“There’s a lot of fighters, their area isn’t as boxing-heavy as the DMV [District of Columbia, Maryland and Virginia] is. With that being said, they would kind of be forced to sign a contract coming out of the gate, whereas me, I wasn’t forced to sign because I knew I kind of had a security blanket with Keystone, where if I had to, I would have to go out there, hustle to sell the tickets and fight on their card, which we had no problem doing.” Are you hoping that there will still be some opportunities to fight near your hometown under the Top Rank banner?

Reed: “Absolutely. As you can see, Top Rank is kind of moving toward the East Coast a little bit more. They’ve been known to do a lot of their business on the West Coast. But in the past recent years, they’ve been working on the East Coast more. I’m pretty sure we’ll land something close to home where the fans can come out to support like they always do.” How was their support for you up in Atlantic City for your last fight?

Reed: “It was nice. It was probably around 40 or 50 people that came out. It was still a real good turnout. We could’ve had more. Some things fell through, so it could’ve been more. It was a showing of what we can bring to the table.” Do you still plan to continue with school full-time now that you’ve got this contract?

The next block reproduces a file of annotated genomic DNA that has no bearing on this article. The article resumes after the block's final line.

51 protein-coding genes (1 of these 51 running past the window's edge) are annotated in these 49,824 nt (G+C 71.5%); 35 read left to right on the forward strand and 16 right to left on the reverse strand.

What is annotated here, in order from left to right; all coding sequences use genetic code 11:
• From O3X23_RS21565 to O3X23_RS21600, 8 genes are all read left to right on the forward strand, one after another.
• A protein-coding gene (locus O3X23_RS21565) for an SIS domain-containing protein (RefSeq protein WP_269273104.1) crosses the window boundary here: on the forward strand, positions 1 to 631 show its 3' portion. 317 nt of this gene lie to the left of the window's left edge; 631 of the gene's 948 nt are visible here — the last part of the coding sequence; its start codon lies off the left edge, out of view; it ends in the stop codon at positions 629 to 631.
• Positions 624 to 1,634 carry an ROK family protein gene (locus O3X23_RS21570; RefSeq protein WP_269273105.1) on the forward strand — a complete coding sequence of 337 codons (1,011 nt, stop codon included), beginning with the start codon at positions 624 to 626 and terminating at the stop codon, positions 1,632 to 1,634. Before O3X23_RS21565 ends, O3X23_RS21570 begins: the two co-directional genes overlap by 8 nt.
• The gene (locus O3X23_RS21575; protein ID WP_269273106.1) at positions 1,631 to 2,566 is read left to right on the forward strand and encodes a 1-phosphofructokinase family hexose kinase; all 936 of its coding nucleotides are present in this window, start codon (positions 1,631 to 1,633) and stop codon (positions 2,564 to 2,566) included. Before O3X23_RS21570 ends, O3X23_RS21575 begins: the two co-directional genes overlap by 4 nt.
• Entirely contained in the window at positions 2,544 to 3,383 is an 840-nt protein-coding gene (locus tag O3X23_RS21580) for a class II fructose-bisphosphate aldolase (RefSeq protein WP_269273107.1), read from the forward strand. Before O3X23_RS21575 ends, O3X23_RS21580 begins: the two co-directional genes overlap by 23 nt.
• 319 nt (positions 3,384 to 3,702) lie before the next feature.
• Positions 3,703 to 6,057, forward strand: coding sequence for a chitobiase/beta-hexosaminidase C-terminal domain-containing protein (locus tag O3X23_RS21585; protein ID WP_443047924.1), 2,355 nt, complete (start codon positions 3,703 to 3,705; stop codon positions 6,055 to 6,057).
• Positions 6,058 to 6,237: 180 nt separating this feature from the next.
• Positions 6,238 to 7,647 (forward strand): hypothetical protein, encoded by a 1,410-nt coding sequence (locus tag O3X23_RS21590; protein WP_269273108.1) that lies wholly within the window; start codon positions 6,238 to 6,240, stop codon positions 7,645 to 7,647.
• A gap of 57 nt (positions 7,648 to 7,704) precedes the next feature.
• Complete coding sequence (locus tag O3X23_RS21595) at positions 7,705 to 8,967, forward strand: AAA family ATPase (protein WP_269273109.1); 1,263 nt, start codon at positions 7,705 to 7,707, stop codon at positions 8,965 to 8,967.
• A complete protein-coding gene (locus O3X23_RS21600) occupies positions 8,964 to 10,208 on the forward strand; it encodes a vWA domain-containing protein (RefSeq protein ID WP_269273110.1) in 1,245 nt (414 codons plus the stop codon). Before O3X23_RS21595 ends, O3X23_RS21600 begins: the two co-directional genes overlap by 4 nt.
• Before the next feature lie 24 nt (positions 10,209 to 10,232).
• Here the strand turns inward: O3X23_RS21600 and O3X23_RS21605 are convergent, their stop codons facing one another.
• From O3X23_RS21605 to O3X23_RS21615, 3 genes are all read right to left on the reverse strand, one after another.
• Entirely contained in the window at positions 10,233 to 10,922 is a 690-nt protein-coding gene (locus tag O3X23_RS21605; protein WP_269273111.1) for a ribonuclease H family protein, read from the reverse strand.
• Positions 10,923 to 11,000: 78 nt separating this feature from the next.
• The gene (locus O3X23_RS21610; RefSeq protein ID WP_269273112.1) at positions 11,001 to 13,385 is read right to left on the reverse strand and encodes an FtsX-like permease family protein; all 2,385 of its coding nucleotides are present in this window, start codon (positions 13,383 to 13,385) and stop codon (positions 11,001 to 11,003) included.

Reed: “I’m going to try. I am definitely going to try, but I know it’s definitely going to be difficult. I will try. If my grades start to suffer, then I will do something like part-time.” Some athletes put aside academics for a bit. Why do you want to continue?

Reed: “Because I have a young mind. I keep on hearing the phrase, ‘If you don’t use it, you’ll lose it.’ Coming out of high school, I didn’t go to school, I took a year off. When I got back in school, I had lost a lot of what I knew in high school. So it was kind of like I’d taken steps backward and was fighting an uphill battle until it kind of became habit again. So I think if you go straight through, you have less of an urge to stop, because if you go and then you take a break, then two or threes pass by and you go again, everything is going to be harder as you get older.” And you never know what’s going to happen, so it’s good for you to have something to fall back on.